The system includes one or more processors and instructions embedded in a non-transitory machine-readable medium that are executable by the one or more processors. The instructions, when executed, are configured to cause the one or more processors to perform the above described actions. The default position is not to use any external databases, but the system could be configured to perform a database check if needed.

The details of one or more aspects of the subject matter described in this specification are set forth in the accompanying drawings and the description below. Other features, aspects, and advantages of the subject matter will become apparent from the description, the drawings, and the claims.

DESCRIPTION OF DRAWINGS

FIG. 1 illustrates an example flight security checking process flow for screening passengers.

FIG. 2A is flow chart showing a portion of an example process for screening a person according to some implementations.

FIG. 2B is flow chart showing a portion of an example process for screening a person according to some implementations.

FIG. 2C is flow chart showing a portion of an example process for screening a person according to some implementations.

FIG. 2D is flow chart showing a portion of an example process for screening a person according to some implementations.

FIG. 3A illustrates an example scenario in passenger screening at an airport with minimal security enhancement measures.

FIG. 3B illustrates an example scenario in passenger screening at an airport with security enhancement measures according to some implementations.

FIG. 4 shows an example computer system according to some implementations.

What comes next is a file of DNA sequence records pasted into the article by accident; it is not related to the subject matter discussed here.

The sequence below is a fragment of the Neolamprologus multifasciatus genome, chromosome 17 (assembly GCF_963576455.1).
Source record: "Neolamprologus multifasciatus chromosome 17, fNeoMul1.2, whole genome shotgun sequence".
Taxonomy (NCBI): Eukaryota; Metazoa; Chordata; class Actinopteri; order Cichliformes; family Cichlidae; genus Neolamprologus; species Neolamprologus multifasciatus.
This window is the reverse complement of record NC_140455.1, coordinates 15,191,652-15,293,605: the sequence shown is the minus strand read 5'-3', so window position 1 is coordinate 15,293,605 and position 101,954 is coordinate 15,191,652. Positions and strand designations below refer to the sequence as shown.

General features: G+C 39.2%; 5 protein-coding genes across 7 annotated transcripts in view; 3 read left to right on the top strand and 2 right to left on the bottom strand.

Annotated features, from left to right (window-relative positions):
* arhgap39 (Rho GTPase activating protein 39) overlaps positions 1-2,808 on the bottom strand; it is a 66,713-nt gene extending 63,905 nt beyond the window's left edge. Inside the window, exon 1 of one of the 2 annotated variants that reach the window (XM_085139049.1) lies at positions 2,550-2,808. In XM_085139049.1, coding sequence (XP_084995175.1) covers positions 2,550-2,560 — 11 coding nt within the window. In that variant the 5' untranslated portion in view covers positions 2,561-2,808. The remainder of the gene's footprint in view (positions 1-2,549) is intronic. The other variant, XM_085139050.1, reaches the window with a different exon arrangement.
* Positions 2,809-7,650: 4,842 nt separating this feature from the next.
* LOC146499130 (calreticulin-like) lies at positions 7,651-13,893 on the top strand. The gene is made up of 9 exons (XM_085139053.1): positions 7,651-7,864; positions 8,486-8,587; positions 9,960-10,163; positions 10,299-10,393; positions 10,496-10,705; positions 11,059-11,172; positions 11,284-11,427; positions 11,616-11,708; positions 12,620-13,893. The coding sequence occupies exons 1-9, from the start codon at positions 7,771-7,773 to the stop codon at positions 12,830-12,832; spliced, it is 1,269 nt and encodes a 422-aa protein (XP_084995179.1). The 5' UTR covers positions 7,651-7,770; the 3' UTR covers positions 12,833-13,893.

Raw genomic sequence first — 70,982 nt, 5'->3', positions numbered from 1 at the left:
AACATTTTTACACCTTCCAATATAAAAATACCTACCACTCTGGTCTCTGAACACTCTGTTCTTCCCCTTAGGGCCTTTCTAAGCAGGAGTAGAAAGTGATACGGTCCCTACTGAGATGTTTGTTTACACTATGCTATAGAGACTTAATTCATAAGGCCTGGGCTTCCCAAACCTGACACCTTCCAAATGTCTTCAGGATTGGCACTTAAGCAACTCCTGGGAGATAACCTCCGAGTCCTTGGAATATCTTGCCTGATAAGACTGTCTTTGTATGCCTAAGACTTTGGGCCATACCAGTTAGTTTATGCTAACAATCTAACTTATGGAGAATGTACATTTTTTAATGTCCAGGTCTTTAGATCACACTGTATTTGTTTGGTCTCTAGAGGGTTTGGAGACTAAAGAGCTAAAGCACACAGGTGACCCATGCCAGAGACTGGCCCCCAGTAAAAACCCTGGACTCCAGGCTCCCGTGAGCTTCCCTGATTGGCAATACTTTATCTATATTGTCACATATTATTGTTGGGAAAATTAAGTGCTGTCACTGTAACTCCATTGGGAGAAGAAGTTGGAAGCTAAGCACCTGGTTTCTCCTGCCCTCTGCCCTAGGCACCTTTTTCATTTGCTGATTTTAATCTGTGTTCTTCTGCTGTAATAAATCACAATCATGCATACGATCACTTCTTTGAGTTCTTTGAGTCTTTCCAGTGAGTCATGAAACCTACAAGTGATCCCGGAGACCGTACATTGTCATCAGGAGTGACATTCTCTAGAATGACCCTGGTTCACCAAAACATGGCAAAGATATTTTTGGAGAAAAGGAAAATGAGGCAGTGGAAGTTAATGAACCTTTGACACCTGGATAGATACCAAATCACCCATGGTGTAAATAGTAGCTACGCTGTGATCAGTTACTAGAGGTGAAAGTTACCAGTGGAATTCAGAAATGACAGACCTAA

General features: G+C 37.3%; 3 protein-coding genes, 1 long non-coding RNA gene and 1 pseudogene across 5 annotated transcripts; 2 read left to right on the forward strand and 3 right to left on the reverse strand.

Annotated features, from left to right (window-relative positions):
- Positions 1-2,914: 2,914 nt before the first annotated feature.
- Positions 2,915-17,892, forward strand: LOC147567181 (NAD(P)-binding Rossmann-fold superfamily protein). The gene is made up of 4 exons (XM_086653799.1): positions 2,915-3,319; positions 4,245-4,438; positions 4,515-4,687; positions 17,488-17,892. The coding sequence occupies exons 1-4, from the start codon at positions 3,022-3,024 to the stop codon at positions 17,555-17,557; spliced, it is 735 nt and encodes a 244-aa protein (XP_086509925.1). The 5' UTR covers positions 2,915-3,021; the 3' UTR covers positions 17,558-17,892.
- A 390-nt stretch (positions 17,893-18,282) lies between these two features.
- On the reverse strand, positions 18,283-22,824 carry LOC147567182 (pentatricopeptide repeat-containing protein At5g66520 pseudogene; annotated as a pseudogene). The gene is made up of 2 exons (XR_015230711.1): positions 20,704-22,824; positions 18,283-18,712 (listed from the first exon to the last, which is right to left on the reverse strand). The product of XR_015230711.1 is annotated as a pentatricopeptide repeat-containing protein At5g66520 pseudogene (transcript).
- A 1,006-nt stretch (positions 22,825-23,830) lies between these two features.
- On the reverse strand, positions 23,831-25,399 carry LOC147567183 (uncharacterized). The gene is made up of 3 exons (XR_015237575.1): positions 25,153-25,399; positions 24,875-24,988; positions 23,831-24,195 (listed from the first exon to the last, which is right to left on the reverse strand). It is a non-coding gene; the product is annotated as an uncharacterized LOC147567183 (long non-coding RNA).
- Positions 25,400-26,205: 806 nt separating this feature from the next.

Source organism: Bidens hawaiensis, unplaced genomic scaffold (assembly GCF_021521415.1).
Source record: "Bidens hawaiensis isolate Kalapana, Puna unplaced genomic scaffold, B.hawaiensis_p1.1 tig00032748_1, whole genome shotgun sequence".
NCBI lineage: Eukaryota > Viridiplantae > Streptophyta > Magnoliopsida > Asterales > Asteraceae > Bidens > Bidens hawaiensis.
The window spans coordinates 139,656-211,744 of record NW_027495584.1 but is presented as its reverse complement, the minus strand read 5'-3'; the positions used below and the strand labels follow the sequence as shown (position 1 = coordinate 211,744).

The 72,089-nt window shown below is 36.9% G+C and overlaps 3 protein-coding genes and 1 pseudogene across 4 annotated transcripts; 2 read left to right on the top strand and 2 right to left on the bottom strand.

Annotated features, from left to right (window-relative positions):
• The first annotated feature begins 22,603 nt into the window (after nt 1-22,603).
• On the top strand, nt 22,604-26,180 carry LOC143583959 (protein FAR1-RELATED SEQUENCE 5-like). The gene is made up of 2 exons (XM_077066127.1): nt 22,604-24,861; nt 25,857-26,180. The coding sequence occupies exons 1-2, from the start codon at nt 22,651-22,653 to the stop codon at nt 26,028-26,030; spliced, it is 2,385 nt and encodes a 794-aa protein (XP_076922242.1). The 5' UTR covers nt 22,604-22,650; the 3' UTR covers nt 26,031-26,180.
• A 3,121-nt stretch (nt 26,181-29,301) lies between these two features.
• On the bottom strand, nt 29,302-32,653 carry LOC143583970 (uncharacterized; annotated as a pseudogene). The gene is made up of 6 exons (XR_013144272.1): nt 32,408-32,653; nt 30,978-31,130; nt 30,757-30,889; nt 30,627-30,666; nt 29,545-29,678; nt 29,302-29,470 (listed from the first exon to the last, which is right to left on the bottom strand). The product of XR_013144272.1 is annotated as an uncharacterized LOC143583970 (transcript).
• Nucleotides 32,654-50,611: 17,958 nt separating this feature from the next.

Like reference symbols in the various drawings indicate like elements.

DETAILED DESCRIPTION

To provide security, for example, during airline flights, passengers are customarily screened at airport security check points. In many airports, passengers are screened based on inspections of their identification documents and their boarding passes. For example, a human administrator, sometimes known as a travel document checker (TDC), may manually inspect the identification document to verify that the identification document is authentic. The TDC may then compare the portrait on the identification document with the passenger to verify that the passenger is the holder of the identification document. The TDC may also compare the name of the passenger as printed on the identification document to verify that the passenger to take the flight is the same person as the person holding the identification document. In sum, security screening at a particular security check point may seek to accomplish: (a) authenticating the identification document presented as genuine; and (b) verifying the passenger as the true holder of the identification document. Some implementations as discussed herein may combine the above objectives with an additional objective of establishing enhanced confidence in the document issuance process. Taken together, the implementations disclosed herein can provide security screening, for example, at airport checkpoints, with improved screening efficacy, customer experience, and screening throughput.